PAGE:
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All bets are off: How lowering stakes on fixed odds betting terminals will affect bookmakers

The UK government has reduced stakes on fixed odds betting terminals from £100 to £2 in the hope of reducing the risks that consumers face from gambling - but it will have a big impact on the industry

The £13.8bn gambling industry was dealt a significant blow today as the UK Government confirmed it will cut the maximum stakes on electronic casino games from £100 to £2.

The legislation will affect all fixed odds betting terminals (FOBTs), which were introduced in 1999 and include games such as roulette, and currently enable users to bet £100 every 20 seconds.

Research from March 2017, shows that gamblers lost £1.8bn from FOBTs alone.

The Government’s decision was made after complaints were put forward by anti-gambling campaigners surrounding the machines being extremely addictive, even describing them as the “crack cocaine of gambling”.

Taking decisive action over fixed odds betting terminals

Minister of Sport and Civil Society Tracey Crouch said in a statement: “Problem gambling can devastate individuals’ lives, families and communities.

“It is right that we take decisive action now to ensure a responsible gambling industry that protects the most vulnerable in our society.

“By reducing FOBT stakes to £2 we can help stop extreme losses by those who can least afford it.

“While we want a healthy gambling industry that contributes to the economy, we also need one that does all it can to protect players.

“We are increasing protections around online gambling, doing more on research, education and treatment of problem gambling and ensuring tighter rules around gambling advertising.

“We will work with the industry on the impact of these changes and are confident that this innovative sector will step up and help achieve this balance.”

Tightening protections around online gambling

The Gambling Commission has pledged to toughen up protections around online gambling.

It plans to impose stricture procedures on age verification and consumer spending, who will have to prove they can afford it.

The public body will also be launching a major multi-million pound advertising campaign, which will promote responsible gambling.

William Hill store front


Bookmakers feel the impact

When the decision was announced, bookmaker William Hill’s shares declined by 12% and Ladbrokes Coral’s fell by almost 8%.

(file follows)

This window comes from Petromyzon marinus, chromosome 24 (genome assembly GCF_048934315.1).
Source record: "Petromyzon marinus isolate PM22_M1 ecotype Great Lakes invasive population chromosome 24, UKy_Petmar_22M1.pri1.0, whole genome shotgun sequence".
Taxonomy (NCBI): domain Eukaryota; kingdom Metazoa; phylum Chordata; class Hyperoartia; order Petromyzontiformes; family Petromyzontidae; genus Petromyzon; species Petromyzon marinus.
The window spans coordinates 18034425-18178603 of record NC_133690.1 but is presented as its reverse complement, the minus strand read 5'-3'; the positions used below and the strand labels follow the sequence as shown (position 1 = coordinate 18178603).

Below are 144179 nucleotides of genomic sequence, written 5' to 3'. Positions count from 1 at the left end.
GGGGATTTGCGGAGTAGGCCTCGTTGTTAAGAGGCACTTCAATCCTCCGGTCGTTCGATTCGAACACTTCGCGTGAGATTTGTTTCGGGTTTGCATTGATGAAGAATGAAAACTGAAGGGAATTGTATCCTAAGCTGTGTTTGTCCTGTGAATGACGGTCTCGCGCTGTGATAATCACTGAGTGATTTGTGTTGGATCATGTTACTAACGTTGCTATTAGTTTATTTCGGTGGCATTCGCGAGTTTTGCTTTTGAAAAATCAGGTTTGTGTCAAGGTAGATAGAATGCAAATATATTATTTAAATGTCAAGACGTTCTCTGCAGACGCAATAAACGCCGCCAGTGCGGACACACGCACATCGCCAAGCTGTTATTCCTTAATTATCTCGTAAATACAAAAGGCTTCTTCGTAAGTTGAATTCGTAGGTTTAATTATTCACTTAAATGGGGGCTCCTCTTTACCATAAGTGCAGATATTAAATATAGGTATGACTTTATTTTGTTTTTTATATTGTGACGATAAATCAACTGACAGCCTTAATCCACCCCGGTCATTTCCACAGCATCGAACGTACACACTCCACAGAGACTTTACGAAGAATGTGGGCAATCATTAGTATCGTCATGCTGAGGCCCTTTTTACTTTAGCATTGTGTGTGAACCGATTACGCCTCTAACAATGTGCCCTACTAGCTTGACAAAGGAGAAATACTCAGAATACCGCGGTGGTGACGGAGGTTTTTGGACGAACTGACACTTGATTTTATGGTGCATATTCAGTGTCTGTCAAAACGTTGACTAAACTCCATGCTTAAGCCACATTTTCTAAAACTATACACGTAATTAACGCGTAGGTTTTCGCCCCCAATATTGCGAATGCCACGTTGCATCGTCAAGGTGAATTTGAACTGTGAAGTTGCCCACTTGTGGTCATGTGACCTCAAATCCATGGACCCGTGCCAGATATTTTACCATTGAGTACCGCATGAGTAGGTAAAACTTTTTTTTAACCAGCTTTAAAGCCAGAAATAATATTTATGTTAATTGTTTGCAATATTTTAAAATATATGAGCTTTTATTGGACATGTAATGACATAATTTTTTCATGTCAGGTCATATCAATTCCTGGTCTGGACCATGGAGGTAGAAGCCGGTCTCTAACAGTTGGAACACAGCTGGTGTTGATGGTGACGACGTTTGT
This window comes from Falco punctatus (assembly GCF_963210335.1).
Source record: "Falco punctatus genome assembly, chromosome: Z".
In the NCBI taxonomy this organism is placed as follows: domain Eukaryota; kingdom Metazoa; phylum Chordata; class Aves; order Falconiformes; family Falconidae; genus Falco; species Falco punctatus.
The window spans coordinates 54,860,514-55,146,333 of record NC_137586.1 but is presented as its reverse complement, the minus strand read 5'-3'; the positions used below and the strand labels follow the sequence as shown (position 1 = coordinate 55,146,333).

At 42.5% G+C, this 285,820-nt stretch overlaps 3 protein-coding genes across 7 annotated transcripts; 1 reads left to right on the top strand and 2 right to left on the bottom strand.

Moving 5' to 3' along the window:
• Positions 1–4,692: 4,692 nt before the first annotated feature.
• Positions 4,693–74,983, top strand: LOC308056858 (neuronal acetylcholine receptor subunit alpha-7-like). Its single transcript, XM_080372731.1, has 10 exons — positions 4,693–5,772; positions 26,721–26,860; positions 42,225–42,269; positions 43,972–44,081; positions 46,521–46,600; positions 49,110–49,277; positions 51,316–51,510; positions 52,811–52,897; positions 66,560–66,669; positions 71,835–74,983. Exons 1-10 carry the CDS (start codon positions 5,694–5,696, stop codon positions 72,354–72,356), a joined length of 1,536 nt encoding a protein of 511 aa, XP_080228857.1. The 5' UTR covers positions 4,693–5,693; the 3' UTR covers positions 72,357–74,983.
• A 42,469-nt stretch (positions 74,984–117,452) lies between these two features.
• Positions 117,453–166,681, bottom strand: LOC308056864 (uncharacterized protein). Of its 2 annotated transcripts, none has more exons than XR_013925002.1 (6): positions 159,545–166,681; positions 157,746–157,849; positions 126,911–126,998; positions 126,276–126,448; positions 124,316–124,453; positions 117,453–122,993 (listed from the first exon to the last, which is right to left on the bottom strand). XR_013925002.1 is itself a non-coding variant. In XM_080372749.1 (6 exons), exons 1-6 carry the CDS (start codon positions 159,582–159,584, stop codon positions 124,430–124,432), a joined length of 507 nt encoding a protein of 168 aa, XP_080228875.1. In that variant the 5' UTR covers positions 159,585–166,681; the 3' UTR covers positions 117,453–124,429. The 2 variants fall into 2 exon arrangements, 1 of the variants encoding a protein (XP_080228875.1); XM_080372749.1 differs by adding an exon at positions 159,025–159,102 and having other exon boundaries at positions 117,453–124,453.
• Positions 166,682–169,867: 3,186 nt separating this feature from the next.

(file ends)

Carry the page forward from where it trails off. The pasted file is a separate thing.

Analysts at Credit Suisse are expecting William Hill and Ladbrokes’ earnings to reduce by 40% or 50%, whilst the Swiss bank believes it could lead to around 1,000 betting shops closing down.

In a statement, William Hill said: “The independent experts flagged that a £2 stake far from certain to reduce problem gambling and could push people to more volatile products and less protected environments.

“We are disappointed by this decision, which will have a high price in terms of shop closures and jobs.

“William Hill supported a number of measures, including a ban on televised gambling advertising around football before the watershed and a proportionate stake cut on machines as part of our input to this review.

“We have always been committed to minimising harm caused by gambling and will continue to evolve our approach in retail and online.”

It will have an economic impact on the government

As well as the economic impact on bookmakers, it will also have a significant affect on the Government’s economy, believe academics.

Professor Leighton Vaughan Williams, director of the Betting Research Unit at Nottingham Business School, part of Nottingham Trent University,  said: “Inevitably it has an economic affect on bookmakers and will also have an effect on the Government.

“The Government taxes these machines at 25% - they take £1.8bn a year. They won’t all go, but takings will decline significantly.”

The same decision is yet to be put forward for online betting, Prof Vaughan Williams pointed out.

He added: “There’s nothing in this announcement that says they’re going to crack down with online gambling.

“Consumers can still put down a bet of a lot more than £100 a spin.

“The alternative to this legislation would have been to increase tracking on users’ cards so people need to use their debit cards and you can track anyone who is a problem gambler and exclude them.”